Whole Peanuts Pralines | 150 g vacuum bag
  • Whole Peanuts Pralines | 150 g vacuum bag

Whole Praline Peanuts | Vacuum bag of 150 g

Whole Praline Peanuts | Vacuum bag of 150 g

Luscioux Praline Whole Peanuts are a daily snack suitable for the whole family.

Selling unit: Vacuum bag of 150 g

Luscioux Praline Whole Peanuts are a daily snack suitable for the whole family. Excellent as a dessert to be savored at the end of a meal to give the perfect finishing touch to all your banquets. They are crunchy and with an intense flavour, they will tickle even the most demanding palates, giving a unique and enveloping sensation.

They are rich in proteins, fats and various healthy nutrients but also an excellent source of various vitamins and minerals.

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Data sheet


Specific References


Nutritional values

Ingredients Peanuts, sugar, glucose syrup
Method of conservation Keep in a cold and dry place.
Nutrition declaration average values per 100 g:
Power 2246kJ / 537kcal
Fats 31 g
of which saturated fatty acids 4.5 g
Carbohydrates 47 g
of which sugars 45 g
Protein 15 g
Salt 0.0 g
Directions May contain other nuts in shell
Origin Egypt
Vnr *Nutritional Reference Value
Label and packaging The images are included for illustrative purposes, the product may undergo changes based on stock availability and the selected weight.
Product Whole Praline Peanuts


The name "peanut" comes from the Greek Arachos which means sort of legume. Some of its more common names are peanut and groundnut. Peanut is a descriptive term and means "nut in the shape of a pod"; groundnut takes up a part of the vegetative cycle and means "nut under the ground". The peanut belongs to the class of Dicotyledons, to the order of Rosales and to the family of Leguminosae, which includes 40 annual cycle macrothermal bushy herbaceous species, native to tropical countries.

Peanuts are the seeds of a legume whose flowers, after fertilization, are buried forming the fruit that we all know. The best known species, and also the only one to be cultivated, is the Arachishypogaea, characterized by 20-60 cm long, erect or creeping stems; the leaves are alternate, compound paripinnate (two pairs of oval leaflets) with two large membranous stipules placed at the base of the long petiole; the flowers are yellow, solitary whose ovary, after fertilization, due to a positive geotropism mechanism, goes underground to a depth of 2-7 cm (burying of the gynophore). Here it gives rise to an oblong legume, 2-4 cm long, yellowish, with a series of veins, honeycombed, containing 2 or more ovoid and whitish seeds, covered with a thin integument generally brown or purplish-red, which represents the peanut that we all know, also known by the name of spagnolette or American peanuts. The plant can produce over 100 flowers and ripen 20-60 legumes.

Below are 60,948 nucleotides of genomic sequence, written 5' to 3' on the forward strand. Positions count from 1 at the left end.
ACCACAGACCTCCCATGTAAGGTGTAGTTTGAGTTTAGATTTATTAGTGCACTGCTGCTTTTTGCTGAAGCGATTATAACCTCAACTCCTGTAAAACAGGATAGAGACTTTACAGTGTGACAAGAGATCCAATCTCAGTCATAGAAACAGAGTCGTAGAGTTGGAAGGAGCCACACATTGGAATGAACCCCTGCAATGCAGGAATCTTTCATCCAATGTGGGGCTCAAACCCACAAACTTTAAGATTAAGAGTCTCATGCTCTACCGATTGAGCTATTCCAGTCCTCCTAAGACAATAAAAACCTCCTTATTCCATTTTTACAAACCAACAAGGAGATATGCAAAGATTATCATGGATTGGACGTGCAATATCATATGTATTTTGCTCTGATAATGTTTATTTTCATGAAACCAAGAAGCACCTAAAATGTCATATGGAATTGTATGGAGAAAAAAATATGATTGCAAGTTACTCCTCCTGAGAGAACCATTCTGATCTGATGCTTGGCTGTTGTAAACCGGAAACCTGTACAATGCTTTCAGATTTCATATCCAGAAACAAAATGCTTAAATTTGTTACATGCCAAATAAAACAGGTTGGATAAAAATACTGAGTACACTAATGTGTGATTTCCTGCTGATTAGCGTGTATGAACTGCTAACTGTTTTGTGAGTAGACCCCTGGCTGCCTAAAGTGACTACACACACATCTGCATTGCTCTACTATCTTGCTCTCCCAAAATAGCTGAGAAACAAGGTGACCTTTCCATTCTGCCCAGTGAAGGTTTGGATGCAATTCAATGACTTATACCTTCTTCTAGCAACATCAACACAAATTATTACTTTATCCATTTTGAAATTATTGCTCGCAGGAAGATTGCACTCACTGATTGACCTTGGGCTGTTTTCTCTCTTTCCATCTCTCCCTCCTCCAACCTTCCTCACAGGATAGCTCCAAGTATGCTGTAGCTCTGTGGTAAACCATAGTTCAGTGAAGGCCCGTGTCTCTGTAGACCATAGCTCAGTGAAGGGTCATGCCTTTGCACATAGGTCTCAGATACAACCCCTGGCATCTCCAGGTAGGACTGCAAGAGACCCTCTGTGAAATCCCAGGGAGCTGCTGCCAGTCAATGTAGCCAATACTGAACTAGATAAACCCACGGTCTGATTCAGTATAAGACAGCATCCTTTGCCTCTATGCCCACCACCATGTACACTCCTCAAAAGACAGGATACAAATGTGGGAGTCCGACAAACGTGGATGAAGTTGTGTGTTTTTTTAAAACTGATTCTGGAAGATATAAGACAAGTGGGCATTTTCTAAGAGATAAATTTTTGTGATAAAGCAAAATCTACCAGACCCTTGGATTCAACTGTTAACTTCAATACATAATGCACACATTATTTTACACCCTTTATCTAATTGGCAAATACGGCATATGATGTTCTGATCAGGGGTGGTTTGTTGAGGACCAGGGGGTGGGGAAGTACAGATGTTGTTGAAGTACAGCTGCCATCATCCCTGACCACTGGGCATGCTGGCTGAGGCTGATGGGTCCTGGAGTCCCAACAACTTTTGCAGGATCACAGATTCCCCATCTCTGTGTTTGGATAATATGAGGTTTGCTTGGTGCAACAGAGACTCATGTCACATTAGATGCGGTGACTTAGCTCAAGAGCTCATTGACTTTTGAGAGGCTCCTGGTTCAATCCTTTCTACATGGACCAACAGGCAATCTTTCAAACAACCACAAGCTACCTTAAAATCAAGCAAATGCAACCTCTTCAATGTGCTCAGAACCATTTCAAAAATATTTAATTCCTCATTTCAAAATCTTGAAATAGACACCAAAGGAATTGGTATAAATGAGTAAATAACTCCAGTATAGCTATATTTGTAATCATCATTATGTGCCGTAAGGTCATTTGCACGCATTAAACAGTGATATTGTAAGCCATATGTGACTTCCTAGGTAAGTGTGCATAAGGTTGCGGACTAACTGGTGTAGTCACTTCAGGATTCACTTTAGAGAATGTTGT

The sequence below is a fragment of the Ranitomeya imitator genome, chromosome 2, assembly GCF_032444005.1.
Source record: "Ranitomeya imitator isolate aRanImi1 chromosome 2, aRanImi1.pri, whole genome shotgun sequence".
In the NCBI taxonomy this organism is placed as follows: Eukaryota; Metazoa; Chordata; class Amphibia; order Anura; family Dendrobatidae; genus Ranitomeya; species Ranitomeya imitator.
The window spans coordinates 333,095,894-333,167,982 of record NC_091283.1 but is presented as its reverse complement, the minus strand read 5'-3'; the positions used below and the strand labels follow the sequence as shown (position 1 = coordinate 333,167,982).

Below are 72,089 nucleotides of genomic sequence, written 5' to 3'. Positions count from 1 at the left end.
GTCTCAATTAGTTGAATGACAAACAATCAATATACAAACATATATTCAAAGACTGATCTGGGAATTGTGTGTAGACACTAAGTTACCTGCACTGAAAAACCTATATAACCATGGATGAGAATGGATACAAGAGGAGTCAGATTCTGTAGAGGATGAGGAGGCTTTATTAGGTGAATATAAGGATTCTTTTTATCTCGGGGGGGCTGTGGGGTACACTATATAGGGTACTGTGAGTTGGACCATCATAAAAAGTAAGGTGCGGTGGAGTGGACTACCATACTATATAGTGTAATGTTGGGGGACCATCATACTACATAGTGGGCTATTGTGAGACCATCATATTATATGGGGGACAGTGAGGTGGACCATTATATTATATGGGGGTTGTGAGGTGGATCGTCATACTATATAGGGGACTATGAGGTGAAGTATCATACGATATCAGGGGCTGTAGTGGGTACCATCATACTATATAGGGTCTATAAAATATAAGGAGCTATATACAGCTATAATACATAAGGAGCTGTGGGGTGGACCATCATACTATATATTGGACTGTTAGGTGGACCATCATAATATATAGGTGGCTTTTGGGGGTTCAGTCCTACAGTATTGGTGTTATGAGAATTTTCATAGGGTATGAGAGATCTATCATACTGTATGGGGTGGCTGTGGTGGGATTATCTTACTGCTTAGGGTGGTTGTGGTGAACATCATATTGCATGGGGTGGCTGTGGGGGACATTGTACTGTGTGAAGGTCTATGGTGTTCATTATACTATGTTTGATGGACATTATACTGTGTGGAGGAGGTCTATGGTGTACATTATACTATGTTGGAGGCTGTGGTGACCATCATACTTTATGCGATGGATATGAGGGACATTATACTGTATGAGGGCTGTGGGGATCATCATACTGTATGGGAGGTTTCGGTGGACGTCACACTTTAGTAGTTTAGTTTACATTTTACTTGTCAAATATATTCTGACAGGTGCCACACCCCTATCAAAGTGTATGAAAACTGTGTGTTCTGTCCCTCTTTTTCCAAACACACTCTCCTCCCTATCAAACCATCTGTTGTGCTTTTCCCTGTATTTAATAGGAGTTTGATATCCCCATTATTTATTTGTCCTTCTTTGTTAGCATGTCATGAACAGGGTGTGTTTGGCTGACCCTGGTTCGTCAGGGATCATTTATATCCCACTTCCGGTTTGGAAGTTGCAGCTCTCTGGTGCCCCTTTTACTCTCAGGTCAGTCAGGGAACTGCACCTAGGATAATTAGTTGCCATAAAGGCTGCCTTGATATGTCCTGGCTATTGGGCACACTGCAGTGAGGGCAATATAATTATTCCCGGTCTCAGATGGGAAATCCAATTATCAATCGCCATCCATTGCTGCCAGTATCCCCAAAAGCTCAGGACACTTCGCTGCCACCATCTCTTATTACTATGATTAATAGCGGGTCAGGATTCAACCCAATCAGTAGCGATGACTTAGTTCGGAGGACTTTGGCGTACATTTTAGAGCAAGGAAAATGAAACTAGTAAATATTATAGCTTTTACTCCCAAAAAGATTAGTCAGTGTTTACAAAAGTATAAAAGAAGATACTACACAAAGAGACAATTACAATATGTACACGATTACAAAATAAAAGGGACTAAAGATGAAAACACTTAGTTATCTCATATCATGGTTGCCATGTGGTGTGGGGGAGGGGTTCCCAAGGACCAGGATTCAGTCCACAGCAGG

Once the peanut was also used as a substitute for coffee and cocoa , currently the main use is found in the industrial production of edible oil, used in the kitchen as an alternative to olive oil. Peanuts are rich in nitrogenous substances, oil, nitrogenous extractives, cellulose as well as vitamin E, copper, phosphorus, magnesium, iron, selenium and zinc. With the increase in the use of peanuts in the food industry in Europe, the cases of allergy or intolerance to this seed are also increasing. It is also contained in baby products, as a component of adapted milk or as a multivitamin excipient. The main allergens are represented by three proteins (Ara h1, Ara h2, Ara h3): these allergens remain stable to heat, so they remain active even after roasting and cooking. Peanut allergy manifests itself early (in 92% of cases between 1 and 7 years) with an incidence of 11.8%, which brings it to third place in terms of diffusion among the population after allergy to milk and eggs however, unlike the latter which can regress, the allergy to peanuts remains for life. The reaction can occur by contact, inhalation and, above all, by ingestion; the symptoms of the allergic reaction are sometimes very severe.

A moderate-fat diet that includes peanuts helps with weight loss. It has recently been demonstrated that hazelnuts and peanut butter are useful elements for the success of slimming diets in which subjects maintain their weight loss even after two and a half years. A careful study was done by Kathy McManus and colleagues at Harvard University's Brigham and Women's Hospital. This study included peanuts and peanut butter as moderate-fat foods (35% energy from fat) in a Mediterranean-style meal plan with a maximum value of 1200 and 1500 calories per day for 101 men and women. . Over the long term, weight loss as a result of the moderate-fat diet was considerably better than that achieved with a low-fat (20% energy from fat) diet. Nuts and peanut butter help reduce the risk of type 2 diabetes. Type 2 diabetes is a growing global problem with huge medical and economic implications. In the UK 3 in 100 people have diabetes and 75% have type 2 diabetes. In the Netherlands more than 440,000 people have type 2 diabetes and the number is growing. In Germany, specialists recently warned that the number of diabetics could reach ten million within ten years.